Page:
(Photo by Scott J. Ferrell/Congressional Quarterly/Getty Images)

Chairman and CEO of Exxon Mobil Corporation Rex W. Tillerson and Norway Prime Minister Jens Stoltenberg attends the United Nations Foundation's global leadership dinner at The Pierre Hotel on November 8, 2011 in New York City.

(Photo by Robin Marchant/Getty Images)

Rex Tillerson, chief executive officer of Exxon Mobil Corp., left, speaks with Daniel Yergin, vice chairman of IHS Cambridge Energy Research Associates Inc., during the 2015 IHS CERAWeek conference in Houston, Texas, U.S., on Tuesday, April 21, 2015. CERAWeek 2015, in its 34th year, will provide new insights and critically-important dialogue with decision-makers in the oil and gas, electric power, coal, renewables, and nuclear sectors from around the world.

(Photographer: F. Carter Smith/Bloomberg via Getty Images)

Renda St. Clair and Rex Tillerson attend the reopening celebration at Ford's Theatre on February 11, 2009 in Washington, DC.

(Photo by Abby Brack/Getty Images)

Rex Tillerson, chairman and CEO of ExxonMobil, listens during a meeting at the Department of the Interior September 22, 2010 in Washington, DC. Secretary of the Interior Kenneth L. Salazar hosted Secretary of Energy Steven Chu, Gulf Oil Spill National Incident Commander Adm. Thad Allen (Ret.), representatives from the private sector and others to discus strengthening the containment abilities to deep water oil and gas well blowouts like the recent BP Deepwater Horizon oil spill in the Gulf of Mexico.

(Photo by Brendan Smialowski/Getty Images)

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Related: Tillerson's Fury at Trump Required an Intervention from Pence

Pence was incensed upon learning from the NBC report that Tillerson’s top spokesman had said he once privately questioned the value of Nikki Haley, the U.S. ambassador to the United Nations. Officials said the spokesman, R.C. Hammond, fabricated an anecdote that Pence had asked Tillerson in a meeting whether Haley, who is seen as a possible successor of Tillerson, is helpful or harmful to the administration.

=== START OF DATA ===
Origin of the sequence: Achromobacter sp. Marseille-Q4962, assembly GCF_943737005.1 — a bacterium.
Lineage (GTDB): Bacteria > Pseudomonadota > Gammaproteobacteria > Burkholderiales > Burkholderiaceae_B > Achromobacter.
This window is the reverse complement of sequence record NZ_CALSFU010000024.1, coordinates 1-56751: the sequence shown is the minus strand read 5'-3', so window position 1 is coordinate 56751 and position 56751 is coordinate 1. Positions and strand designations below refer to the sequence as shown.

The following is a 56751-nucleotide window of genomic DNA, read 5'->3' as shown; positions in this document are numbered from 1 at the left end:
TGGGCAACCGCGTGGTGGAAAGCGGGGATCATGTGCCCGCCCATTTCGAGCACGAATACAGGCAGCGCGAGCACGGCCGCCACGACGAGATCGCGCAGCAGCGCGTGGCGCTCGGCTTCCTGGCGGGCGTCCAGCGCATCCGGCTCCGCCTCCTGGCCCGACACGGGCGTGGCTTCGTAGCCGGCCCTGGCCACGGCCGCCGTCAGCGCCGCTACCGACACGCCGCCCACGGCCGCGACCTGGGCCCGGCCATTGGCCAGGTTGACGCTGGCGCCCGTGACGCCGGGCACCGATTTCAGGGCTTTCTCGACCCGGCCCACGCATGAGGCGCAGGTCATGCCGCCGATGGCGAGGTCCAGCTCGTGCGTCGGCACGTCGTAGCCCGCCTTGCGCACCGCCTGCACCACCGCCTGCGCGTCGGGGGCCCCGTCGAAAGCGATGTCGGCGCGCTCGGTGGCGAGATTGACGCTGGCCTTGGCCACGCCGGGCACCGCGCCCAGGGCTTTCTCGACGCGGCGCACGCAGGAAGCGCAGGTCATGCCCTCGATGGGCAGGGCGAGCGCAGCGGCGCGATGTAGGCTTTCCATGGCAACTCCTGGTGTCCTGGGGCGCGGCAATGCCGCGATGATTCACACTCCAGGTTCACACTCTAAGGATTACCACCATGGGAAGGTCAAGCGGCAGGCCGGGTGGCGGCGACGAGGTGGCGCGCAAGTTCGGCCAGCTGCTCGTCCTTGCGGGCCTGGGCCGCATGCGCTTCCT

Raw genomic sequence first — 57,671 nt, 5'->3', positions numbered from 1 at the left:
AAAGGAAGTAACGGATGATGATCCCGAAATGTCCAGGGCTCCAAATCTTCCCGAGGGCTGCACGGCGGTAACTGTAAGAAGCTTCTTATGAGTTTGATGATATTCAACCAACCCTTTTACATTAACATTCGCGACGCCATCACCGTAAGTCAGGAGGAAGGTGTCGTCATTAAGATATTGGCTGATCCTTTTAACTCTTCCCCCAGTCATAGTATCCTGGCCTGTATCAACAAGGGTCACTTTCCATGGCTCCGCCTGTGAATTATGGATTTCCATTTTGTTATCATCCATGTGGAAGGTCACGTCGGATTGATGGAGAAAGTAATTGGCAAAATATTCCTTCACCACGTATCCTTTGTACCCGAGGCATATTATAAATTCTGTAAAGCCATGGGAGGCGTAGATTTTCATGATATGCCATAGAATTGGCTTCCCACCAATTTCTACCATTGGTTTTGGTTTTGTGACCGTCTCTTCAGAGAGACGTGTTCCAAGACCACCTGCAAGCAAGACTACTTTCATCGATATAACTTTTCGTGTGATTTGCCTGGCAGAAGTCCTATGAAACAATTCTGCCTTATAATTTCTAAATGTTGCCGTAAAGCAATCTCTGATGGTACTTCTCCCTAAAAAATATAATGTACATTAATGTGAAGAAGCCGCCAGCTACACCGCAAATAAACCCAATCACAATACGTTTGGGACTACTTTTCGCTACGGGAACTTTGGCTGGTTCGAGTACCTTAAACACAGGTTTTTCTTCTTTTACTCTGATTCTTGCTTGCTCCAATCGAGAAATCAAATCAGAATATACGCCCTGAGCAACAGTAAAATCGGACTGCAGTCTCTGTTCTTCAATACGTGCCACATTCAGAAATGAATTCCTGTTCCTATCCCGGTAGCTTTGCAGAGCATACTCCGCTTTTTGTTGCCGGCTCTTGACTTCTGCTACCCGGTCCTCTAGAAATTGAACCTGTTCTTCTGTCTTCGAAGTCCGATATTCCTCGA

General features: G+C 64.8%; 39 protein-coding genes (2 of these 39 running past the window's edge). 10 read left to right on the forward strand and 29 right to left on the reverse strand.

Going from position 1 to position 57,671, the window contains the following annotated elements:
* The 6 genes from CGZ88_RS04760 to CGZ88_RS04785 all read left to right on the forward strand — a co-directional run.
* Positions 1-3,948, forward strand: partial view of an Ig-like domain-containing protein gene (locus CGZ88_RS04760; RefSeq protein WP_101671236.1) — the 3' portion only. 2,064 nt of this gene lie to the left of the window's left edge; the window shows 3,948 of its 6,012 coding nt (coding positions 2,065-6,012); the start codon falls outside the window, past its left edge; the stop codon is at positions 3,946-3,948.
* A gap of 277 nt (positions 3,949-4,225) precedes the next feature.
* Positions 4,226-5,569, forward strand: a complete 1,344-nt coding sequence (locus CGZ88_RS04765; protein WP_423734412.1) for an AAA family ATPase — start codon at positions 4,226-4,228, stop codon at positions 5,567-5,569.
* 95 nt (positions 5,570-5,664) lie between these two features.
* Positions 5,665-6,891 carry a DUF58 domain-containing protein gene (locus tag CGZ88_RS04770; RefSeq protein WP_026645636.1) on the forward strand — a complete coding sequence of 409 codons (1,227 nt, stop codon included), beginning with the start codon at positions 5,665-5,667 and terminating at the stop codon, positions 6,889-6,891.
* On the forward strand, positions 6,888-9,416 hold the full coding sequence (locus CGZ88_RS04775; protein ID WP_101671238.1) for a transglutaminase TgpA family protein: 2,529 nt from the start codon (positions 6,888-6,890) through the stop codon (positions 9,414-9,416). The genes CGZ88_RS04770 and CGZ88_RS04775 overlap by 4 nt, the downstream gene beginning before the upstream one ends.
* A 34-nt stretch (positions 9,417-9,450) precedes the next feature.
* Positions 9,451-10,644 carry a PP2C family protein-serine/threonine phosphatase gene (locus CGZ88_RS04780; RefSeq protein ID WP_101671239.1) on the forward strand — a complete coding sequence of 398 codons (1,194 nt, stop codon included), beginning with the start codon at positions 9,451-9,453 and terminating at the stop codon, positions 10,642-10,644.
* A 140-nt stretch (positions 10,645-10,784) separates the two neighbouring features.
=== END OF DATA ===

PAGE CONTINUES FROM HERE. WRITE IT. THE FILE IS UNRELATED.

NBC reported Wednesday that Tillerson had threatened to resign in July after a series of clashes with the president, at one point venting his frustrations among his colleagues by calling the president a "moron," according to multiple senior administration officials who were aware of the matter at the time.

Four senior administration officials said Trump first learned on Wednesday that Tillerson had disparaged him after a July 20 national security meeting at the Pentagon. Trump vented to Kelly Wednesday morning, leading Kelly to scrap plans to travel with the president to Las Vegas to meet with victims and first responders in Sunday’s mass shooting.

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Members past and present of President Trump's inner circle
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Members past and present of President Trump's inner circle
Michael Flynn: Former National Security Advisor, no longer with the Trump administration
Ivanka Trump: First daughter and presidential adviser
Gen. John Kelly: Former Secretary of Homeland Security, current White House chief of staff
Steve Bannon: Former White House chief strategist, no longer with the Trump administration
Jared Kushner: Son-in-law and senior adviser
Kellyanne Conway: Former Trump campaign manager, current counselor to the president
Reince Priebus: Former White House chief of staff, no longer with the Trump administration
Anthony Scaramucci: Former White House communications director, no longer with the Trump administration
Sarah Huckabee Sanders: White House press secretary
Donald Trump Jr.: First son to President Trump
Sean Spicer: Former White House press secretary, soon to be no longer with the Trump administration